If you're anything like me, a 1970s sunken living room probably exists somewhere on your dream home mood board. Also known as a "conversation pit", the striking architectural feature once beloved by designers seemed to have fallen out of favor at the end of this decade, however in recent years, it's a feature we've definitely noticed making a comeback.
The traditional sunken living room has an air of grandeur to it. There is no denying the drama it adds to the room. For most of us, the idea of creating such a space is completely unrealistic. After all, it requires you to have a sunken area in your home - something that can't be achieved without some serious architectural work.
But, the idea of a conversation pit isn't completely out of reach for the everyday home, and I've come across an amazing way to recreate this living room trend that anyone can do. Josh and Matt (@joshandmattdesign) have amassed over 47 million likes on the platform, but it is their creative adaptation of the conversation pit that has caught the eye of so many.
What is the "new conversation pit"?
There is a new version of the sunken living room that is taking over our Pinterest boards and it's called the conversation pit. Unlike the 70s seating fixture, this design requires no excavation or structural work and makes for a cozy reading nook and modern living room.
Josh and Matt have been sharing their design journey with their 477k followers for a few years now. Their mutual love of design shines through their binge-able videos and has inspired thousands to get creative in their own home. Their take on the sunken living room is renter-friendly and super simple to recreate.
'We were inspired by the eclectic look of some of the Roche Bobois Mahjong sets we'd seen and decided to create our own version,' Josh and Matt tell me. 'We actually designed this room in one night and purchased all the floor cushions and rug on the same night too, so it was a very quick and spontaneous decision but that's how we like to work. Don't overthink it and go with our gut!'
If you just can't get the vision of a sunken living room out of your head, this version of the conversation pit requires far less commitment than the real deal.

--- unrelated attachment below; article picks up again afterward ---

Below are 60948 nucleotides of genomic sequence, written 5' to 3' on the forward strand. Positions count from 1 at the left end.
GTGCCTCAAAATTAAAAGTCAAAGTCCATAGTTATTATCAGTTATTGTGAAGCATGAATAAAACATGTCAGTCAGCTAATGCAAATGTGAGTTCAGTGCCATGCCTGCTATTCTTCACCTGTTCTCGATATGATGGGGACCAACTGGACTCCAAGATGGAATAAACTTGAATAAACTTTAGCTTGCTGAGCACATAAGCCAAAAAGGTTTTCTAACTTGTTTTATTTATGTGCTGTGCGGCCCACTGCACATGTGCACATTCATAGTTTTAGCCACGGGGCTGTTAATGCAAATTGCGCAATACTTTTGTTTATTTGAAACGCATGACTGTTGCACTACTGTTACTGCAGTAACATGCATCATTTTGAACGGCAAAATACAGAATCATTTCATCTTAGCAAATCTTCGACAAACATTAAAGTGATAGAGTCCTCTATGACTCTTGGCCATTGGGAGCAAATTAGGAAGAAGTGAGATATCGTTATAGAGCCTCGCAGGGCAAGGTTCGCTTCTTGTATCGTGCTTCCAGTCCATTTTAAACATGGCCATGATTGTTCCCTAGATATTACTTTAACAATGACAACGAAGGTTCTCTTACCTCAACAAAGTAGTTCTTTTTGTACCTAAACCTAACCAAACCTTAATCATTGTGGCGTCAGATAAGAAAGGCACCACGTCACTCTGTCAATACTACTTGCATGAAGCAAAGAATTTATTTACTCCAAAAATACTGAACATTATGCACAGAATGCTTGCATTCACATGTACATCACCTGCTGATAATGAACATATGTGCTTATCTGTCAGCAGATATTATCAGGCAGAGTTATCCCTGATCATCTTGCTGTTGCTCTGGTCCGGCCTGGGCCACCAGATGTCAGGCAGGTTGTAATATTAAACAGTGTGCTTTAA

How did they create it?
This trend favors individuality. There are no strict guidelines to follow, it can be replicated in any space and adapted to match any living room color palette.
'The biggest design lesson from this room is that experimentation is key,' say Josh and Matt. 'We've made many small changes to this room over time and it just keeps getting better.' Trial and error is a large part of making a conversation pit work for your home. It is also a space that can organically evolve as you use it and work out what works for you.
Josh and Matt's home is an eclectic mix of vintage and the conversation pit is no different. 'Facebook Marketplace and Etsy were where we sourced most of the furniture and items for this room,' they explain. 'We've rearranged and slowly changed it over time too, we love a room that constantly evolves.' There is no flat-packed conversation pit for sale, but there are a plethora of vintage and non-vintage options out there to help you create your own.
'We hope to show our audience that your interior should be a reflection of you, so don't overthink it, have fun with it, and always make design decisions based on what we will genuinely enjoy and is authentic to our taste,' Josh and Matt say.
How does it compare to a regular sunken living room?
The process of creating a traditional sunken living room has its difficulties. There are a lot of requirements and considerations to be made in order to successfully pull off the construction.
'A sunken seating area or conversation pit forms a key element of the interior architecture of the space and involves coordination with the architecture and engineering team from the early stages of the project,' explains the CEO of Kingston Lafferty Design, Becky Russell. 'The levels are really important, you want to consider your eyeline from the seated area and also how it will appear from other areas it is linked to. Access and steps are also key for ease of use and how it impacts the circulation of the space,' she says.
Another consideration is the seating area itself. So much planning goes into the construction of the sunken aspect that it's easy to neglect the part that makes it a living room. The feature creates an intimate space to relax and talk, comfort is key to supporting this. 'Sofa sizing is important if using an existing model or planning the detail of a custom upholstered piece,' says Becky. A custom adds another layer of magic to the room, but of course also another layer to the bill.
A sunken living room needs specialist engineering and artistry to be achieved, but luckily there are alternative options that give the same level of comfort and solace without a permanent commitment.
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Amy recently completed an MA in Magazine Journalism at City, University of London, with experience writing for Women’s lifestyle publications across arts, culture, and beauty. She has a particular love for the minimalist aesthetic mixed with mid-century furniture, especially combining unique vintage finds with more modern pieces. Her previous work in luxury jewellery has given her a keen eye for beautiful things and clever design, that plays into her love of interiors. As a result, Amy will often be heard justifying homeware purchases as 'an investment', wise words to live by.
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